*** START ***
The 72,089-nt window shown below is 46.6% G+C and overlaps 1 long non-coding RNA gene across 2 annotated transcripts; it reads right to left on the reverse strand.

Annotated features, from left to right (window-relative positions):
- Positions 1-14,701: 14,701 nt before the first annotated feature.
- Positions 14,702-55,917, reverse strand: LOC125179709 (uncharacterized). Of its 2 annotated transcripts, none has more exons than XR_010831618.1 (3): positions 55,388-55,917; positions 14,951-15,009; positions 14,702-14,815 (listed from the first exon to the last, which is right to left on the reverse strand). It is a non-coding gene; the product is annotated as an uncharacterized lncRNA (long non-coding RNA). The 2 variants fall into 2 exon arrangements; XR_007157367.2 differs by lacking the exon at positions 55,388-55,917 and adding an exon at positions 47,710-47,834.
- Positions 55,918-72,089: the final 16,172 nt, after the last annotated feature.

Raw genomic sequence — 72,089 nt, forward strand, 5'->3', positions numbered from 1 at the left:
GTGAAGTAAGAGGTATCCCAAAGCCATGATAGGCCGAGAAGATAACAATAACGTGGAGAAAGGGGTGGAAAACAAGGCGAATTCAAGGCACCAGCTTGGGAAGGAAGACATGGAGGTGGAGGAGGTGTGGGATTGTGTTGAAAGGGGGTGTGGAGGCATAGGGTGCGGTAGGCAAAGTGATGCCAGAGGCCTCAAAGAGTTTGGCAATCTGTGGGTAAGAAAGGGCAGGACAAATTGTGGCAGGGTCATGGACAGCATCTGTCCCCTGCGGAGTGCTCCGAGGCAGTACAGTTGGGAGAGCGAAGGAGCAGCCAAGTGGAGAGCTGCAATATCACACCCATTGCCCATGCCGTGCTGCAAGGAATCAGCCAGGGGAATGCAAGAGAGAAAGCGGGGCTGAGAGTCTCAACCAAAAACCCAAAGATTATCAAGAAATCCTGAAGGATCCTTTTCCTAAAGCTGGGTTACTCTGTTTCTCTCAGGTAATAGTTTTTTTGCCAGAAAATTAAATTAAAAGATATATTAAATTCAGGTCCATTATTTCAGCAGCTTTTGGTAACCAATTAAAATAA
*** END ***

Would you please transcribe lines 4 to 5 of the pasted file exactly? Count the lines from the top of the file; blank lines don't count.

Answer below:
- Positions 14,702-55,917, reverse strand: LOC125179709 (uncharacterized). Of its 2 annotated transcripts, none has more exons than XR_010831618.1 (3): positions 55,388-55,917; positions 14,951-15,009; positions 14,702-14,815 (listed from the first exon to the last, which is right to left on the reverse strand). It is a non-coding gene; the product is annotated as an uncharacterized lncRNA (long non-coding RNA). The 2 variants fall into 2 exon arrangements; XR_007157367.2 differs by lacking the exon at positions 55,388-55,917 and adding an exon at positions 47,710-47,834.
- Positions 55,918-72,089: the final 16,172 nt, after the last annotated feature.